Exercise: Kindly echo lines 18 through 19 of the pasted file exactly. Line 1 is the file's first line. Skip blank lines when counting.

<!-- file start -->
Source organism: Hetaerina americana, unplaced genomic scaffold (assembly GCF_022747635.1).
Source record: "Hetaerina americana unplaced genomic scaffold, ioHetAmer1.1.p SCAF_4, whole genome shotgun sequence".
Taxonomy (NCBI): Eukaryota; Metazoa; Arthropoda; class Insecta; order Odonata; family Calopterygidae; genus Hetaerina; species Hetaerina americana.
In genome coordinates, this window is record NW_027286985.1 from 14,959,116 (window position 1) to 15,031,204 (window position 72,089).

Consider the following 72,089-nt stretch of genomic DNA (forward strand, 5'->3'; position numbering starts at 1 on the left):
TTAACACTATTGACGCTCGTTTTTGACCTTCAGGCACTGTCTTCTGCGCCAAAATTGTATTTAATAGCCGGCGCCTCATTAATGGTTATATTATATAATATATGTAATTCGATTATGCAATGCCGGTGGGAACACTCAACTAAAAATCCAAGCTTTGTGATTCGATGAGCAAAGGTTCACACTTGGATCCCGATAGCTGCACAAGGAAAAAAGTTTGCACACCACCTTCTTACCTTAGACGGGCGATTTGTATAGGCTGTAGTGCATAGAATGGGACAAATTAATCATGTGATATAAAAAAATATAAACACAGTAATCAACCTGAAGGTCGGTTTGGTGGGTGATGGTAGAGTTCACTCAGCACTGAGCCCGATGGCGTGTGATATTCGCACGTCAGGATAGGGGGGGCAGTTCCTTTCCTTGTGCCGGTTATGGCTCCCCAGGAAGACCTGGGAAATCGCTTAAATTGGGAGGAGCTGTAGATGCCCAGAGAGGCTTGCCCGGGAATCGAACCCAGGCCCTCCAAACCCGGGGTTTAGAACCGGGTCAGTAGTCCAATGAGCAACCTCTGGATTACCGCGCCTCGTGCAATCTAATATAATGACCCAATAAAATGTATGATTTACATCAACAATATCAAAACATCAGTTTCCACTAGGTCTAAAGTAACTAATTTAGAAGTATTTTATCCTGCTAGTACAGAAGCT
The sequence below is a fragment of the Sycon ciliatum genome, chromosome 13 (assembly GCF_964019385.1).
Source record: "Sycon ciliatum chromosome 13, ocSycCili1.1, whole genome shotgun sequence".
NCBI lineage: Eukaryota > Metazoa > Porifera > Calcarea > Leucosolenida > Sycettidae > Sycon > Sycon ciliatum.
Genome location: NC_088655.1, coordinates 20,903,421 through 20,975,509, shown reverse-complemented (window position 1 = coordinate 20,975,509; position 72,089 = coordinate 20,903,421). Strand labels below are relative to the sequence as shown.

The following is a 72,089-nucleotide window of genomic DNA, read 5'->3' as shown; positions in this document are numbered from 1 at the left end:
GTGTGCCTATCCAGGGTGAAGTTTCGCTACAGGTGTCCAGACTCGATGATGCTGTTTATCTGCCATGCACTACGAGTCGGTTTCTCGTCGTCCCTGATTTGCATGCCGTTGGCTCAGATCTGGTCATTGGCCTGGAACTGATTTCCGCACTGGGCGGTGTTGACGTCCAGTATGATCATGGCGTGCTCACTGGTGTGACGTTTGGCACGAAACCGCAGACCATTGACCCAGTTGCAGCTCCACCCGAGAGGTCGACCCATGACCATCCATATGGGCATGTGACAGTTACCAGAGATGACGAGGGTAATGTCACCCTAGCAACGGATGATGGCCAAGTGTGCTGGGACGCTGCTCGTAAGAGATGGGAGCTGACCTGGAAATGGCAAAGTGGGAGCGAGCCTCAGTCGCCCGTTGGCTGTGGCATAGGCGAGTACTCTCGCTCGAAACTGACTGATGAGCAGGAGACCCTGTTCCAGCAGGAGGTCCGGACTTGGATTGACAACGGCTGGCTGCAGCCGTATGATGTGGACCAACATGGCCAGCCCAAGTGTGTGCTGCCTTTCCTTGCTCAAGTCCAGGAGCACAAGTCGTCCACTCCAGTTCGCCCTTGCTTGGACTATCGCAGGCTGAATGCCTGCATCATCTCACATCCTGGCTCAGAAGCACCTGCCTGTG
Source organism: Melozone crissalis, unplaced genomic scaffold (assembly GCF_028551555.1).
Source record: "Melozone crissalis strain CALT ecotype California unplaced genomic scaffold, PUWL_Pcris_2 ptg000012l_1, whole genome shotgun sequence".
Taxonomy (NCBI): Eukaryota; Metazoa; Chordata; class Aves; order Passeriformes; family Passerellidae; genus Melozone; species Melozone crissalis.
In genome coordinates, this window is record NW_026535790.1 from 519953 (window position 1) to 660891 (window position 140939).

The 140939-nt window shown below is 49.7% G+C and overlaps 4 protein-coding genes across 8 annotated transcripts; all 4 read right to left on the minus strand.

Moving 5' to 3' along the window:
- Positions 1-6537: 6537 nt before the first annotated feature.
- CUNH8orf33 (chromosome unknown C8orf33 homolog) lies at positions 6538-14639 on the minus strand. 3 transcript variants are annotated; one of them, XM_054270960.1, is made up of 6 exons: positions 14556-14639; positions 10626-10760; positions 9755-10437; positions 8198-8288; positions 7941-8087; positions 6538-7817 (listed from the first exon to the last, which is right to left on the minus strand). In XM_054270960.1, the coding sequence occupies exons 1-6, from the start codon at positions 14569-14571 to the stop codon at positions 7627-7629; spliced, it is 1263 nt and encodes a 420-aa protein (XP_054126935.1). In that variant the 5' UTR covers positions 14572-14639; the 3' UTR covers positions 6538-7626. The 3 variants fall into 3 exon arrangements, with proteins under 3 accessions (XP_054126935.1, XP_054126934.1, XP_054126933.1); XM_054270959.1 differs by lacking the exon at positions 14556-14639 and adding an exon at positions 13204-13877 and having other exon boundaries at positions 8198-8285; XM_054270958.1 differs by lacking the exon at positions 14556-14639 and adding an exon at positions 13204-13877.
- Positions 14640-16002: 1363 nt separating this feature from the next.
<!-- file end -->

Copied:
Moving 5' to 3' along the window:
- Positions 1-6537: 6537 nt before the first annotated feature.